An indication of the importance of Palms is that they are mentioned more than 30 times in the Bible[17], and at least 22 times in the Quran.[18] For other uses, see Bible (disambiguation). ... The Quran (Arabic al-qurʾān أَلْقُرآن; also transliterated as Quran, Koran, and less commonly Alcoran) is the holy book of Islam. ...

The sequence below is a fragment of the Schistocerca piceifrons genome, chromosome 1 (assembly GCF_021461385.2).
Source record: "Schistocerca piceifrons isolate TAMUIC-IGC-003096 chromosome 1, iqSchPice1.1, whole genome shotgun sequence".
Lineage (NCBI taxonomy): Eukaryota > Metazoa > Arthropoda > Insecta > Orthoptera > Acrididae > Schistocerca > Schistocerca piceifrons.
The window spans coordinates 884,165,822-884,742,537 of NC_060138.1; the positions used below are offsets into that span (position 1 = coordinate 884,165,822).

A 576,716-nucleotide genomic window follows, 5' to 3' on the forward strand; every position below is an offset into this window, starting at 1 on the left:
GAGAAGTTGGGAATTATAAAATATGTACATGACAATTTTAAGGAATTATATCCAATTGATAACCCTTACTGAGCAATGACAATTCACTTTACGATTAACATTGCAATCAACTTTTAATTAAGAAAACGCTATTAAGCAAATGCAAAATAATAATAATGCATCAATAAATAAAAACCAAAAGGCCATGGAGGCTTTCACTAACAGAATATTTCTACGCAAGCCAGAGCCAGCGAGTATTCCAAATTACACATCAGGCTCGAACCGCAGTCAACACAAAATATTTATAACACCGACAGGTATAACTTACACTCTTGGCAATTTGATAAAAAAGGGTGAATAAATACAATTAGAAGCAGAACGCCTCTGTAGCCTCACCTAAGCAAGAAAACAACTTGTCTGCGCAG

Arecaceae has great economic importance including coconut products, oils, dates, ivory nuts, carnauba wax, rattan cane, and raffia.